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Re: <nettime> The Whole Earth -- Conference (Berlin, HKW 21/22 June
John Hopkins on Wed, 24 Jul 2013 14:10:40 +0200 (CEST)

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Re: <nettime> The Whole Earth -- Conference (Berlin, HKW 21/22 June

Hi Mark --

a few comments:

I was instantly intrigued when I saw this show was up at HKW, and I did make the 
show but had to depart Berlin right before the conference (after breakfast with 
Barack and Michelle  {AT}  the Reichstag)...

> If this was mentioned on nettime (considering that it was once the  primary
> topic of this list), I missed it -- did anyone from this "collective"
> attend and do they wish to offer a report?

I spent an hour with Pit and Diana at HKW, and they did podcast the whole thing, 
worth listening to, as Fred et al gave a good talk.

(I downloaded the podcasts, but have misplaced the URLs -- maybe someone could 
re-post them? Pit??) (thanks Nina!!)

This past spring I had my "Meaning of Information Technology" students consume 
the last chapter of the Cyberculture to Counterculture book -- though it was 
quite deep history to them, and quite abstract in that sense -- it was hard for 
them to grasp.

>> From eco-psychedelia to Internet neoliberalism: The CONFERENCE will
> revolve around questions of the legacy of the California counterculture. How did


> of the  Anthropocene, are being negotiated, updated, or ??? in some cases ???
> forgotten.

Yeah, anyway, the show was quite good, imho, a bit hard to picture what it 
looked like, if you had not been immersed in that cultural situation as we were. 
I came into possession of a Whole Earth Catalog via my brother who was, for a 
time, the editor of a radical student paper out of UCSD, and a member of the 
Weather Underground. He's 13 years older than I, and in 1968, when the first 
Whole Earth Catalog came out, I was just 10. A few years later when the really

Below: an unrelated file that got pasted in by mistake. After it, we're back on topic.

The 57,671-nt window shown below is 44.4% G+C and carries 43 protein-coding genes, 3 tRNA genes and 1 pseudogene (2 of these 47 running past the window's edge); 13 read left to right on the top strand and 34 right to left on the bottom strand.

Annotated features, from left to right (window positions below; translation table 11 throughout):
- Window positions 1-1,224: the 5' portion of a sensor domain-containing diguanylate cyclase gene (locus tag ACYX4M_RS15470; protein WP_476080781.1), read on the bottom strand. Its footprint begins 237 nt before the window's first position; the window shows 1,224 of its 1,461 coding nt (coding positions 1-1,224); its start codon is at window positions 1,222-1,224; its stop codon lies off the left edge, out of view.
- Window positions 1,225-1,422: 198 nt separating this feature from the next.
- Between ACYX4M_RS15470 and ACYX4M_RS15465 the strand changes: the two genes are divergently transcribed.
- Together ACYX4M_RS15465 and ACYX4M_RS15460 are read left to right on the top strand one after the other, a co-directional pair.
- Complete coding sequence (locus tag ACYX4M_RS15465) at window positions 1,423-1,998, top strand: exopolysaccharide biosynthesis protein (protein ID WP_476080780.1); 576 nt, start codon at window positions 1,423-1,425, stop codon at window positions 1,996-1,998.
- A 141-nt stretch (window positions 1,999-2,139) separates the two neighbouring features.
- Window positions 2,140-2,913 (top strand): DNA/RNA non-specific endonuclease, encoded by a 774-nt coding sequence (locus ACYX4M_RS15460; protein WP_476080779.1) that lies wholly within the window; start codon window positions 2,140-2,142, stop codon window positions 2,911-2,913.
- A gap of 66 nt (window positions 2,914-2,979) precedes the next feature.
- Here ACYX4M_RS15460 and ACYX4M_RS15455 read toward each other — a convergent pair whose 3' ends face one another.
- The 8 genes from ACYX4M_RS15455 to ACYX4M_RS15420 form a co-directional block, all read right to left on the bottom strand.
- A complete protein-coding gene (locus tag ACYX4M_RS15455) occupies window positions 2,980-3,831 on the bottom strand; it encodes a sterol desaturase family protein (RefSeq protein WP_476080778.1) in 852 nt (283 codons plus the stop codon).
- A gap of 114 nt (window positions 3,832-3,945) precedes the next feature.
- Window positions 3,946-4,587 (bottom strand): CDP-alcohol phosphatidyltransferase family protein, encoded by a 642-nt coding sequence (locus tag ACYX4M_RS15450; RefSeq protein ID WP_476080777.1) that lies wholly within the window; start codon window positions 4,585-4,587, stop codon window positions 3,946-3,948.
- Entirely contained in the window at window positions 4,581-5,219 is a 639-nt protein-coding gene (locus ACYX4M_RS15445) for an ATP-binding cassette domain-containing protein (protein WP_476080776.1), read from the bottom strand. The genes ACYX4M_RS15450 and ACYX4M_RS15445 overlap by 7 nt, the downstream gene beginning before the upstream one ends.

big one came out, 400 pages or so, I had a copy, and pored over it for many many 
hours. days... As a nascent foray into what became a deep involvement in the 
mail art network, I recall sending to a majority of the addresses in the catalog 
for more information, brochures, etc... It all made a deep impression, though 
one which was quite foreign to my family milieu (with my father there at MIT's 
Lincoln Lab,  {AT}  the Pentagon, etc). It definitely was a counter to the culture 
that I was a part of as far as my teenage mind could measure.

I'm thinking that the next step to this exhibition would be a wide creative 
exploration of (open/living/general) systems theory from Bertalanffy to Church, 
Miller, Odum, Simms, etc etc and all those who were outside the cybernetics/cold 
war systems context.

At any rate, the show was dense on textual and media content, well 
choreographed, enjoyable, informative, and again left me wondering what it 
'looked like' to a 20-30-something German academic media artist. SO, maybe there 
are some attendees near to that profile on nettime who would care to reflect on 
it... I didn't take any notes, though I suspect that the catalog will give a 
good account of the shows actual content. I was impressed by the show -- and 
would be interested in hearing from the curators where the original idea to do 
such a project came from!

Turner's somewhat radical connecting of Stewart Brand and the WEC/WELL, & the 
counterculture generally to Wiener's Cold War cybernetics seems very intuitive 
and not as radical as it may appear on the surface. I especially appreciated his 
point how applied systems theory (taking the form of operations analysis, 
systems analysis, etc), is one formative basis for the corporate development of 
contemporary social computing (i.e., the corporate R&D & management structures 
of Silicon Valley). This for me is a powerful conceptual step in decoding the 
'effects' and the pervasiveness of the military-industrial structure within 
Amurikan society. It is my belief that the US system is still, to a large 
degree, dependent on that M-I-(Academic) Complex framework for its 
socio-economic-political structural integrity. It's only less visible in these 
recent years, but no less powerful a determinant. Unfortunately most Amurikans 
do not make the connection with surveillance, drones-in-the-neighborhood, 
security, paranoia, etc as symptoms of a defensive (and of course many times 
offensive) imperial military state.

Another book which gives some useful threads with the development of the MIA 
complex of which Silicon Valley is only one manifestation is:

Leslie, S.W., 1993. The Cold War and American Science: The 
Military-Industrial-Academic Complex at MIT and Stanford, New York, NY: Columbia 
University Press.

Anyway, Mark, get the catalog and listen to the podcasts that Nina gave the 
addresses of... it's well worth your time.


Dr. John Hopkins, BSc, MFA, PhD
ensconced on the Western Slope of Colorado

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